Designing Your Regenerative Right Livelihood
“You may want to sit with the following question: How much am I identifying with a job title rather than what I intuitively know is my work to share with the world?”
In your Workbook, check out the growing list and feel free to add to it.
The point is, nobody can learn it all. And thinking we need to leads to what I call expertise overwhelm. And women especially often feel they have to be pretty darn good at something before they will call themselves a professional at it. Double overwhelm. That can lead to paralysis about how to move forward in our livelihood.
To remedy this, many folks invest lots of time and money learning, taking tons of courses …(beekeeping, keyline design, group facilitation, forest gardening, etc.), and they don’t add up to a livelihood that puts food on the table. Unless you are a farmer or homesteader who literally puts food on your table with your hard work and amazingly wide set of skills.
Otherwise, the current economy tends to reward specialization. This makes sense, in that you hire a plumber to unclog your drain, you don’t pay them for being great at pruning fruit trees, software engineering, etc. because those skills aren’t relevant to the job.
What’s a permaculturist to do?
The solution, as I see it, is to discern your sweet spot.
In the subsequent parts of this module, I’ll share more about how we can thoughtfully claim the tools of entrepreneurship in service to earth care, people care, and fair share.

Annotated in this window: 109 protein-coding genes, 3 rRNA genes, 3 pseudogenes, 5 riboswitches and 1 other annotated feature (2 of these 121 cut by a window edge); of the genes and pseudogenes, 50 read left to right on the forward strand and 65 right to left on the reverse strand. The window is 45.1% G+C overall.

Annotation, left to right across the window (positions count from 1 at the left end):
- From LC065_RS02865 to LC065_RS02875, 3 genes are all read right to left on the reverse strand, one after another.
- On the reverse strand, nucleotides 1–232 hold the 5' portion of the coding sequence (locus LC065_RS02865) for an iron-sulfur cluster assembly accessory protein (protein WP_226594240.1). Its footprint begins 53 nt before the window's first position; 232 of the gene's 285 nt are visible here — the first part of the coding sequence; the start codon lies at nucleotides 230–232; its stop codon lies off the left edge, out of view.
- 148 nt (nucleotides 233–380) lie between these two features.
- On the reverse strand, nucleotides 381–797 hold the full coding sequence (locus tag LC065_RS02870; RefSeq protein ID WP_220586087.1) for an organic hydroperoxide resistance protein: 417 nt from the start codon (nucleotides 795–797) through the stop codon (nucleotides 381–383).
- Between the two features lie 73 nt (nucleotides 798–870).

Mistake #4: Putting the horse before the cart.
As a permaculture designer, would you design a site without ever having seen it, or speaking in-depth with the stakeholders? No!
However, we do this type of thing all the time in developing our permaculture offerings. We fall in love with an idea, and we think everyone will believe it is amazing, so we spend a whole bunch of time getting the curriculum or product just right, and then we take it to market. We didn’t do much market research. At best, we might have a vague idea of who our client is. So we put up flyers in the food co-op, post in likely Facebook groups, reach out to our like-minded communities.
And then we don’t get enough enrollment, or we get enough enrollment but pretty soon all the likely suspects have taken our training and demand dries up.
Creating a product for which there is no market is a major reason why businesses fail.
What’s the solution?
Familiarize yourself with the tools of entrepreneurship to design your right livelihood.
We need to create lots of new, regenerative solutions. We are already using the permaculture lens to reclaim agriculture, ways of relating with nature, ways of being in relationship with each other, and more. So if the skills of entrepreneurship will support that, and we can align entrepreneurship with our ethics, then let’s reclaim it. Check out the whole Regenepreneurs Manifesto here.
1. Women excel at leadership.
I covered this briefly in my Pattern Language for Women in Permaculture article, but I have compiled a whole treasure trove of studies that show that women excel at the skills needed for leadership in the 21st century. Look for more of that information in future articles.
2. Entrepreneurship is leadership, and a training ground.
To succeed as an entrepreneur, below is a short list of skills and behaviors needed. Note that they overlap with many of the skills needed to co-create our regenerative future, and skills that women excel at: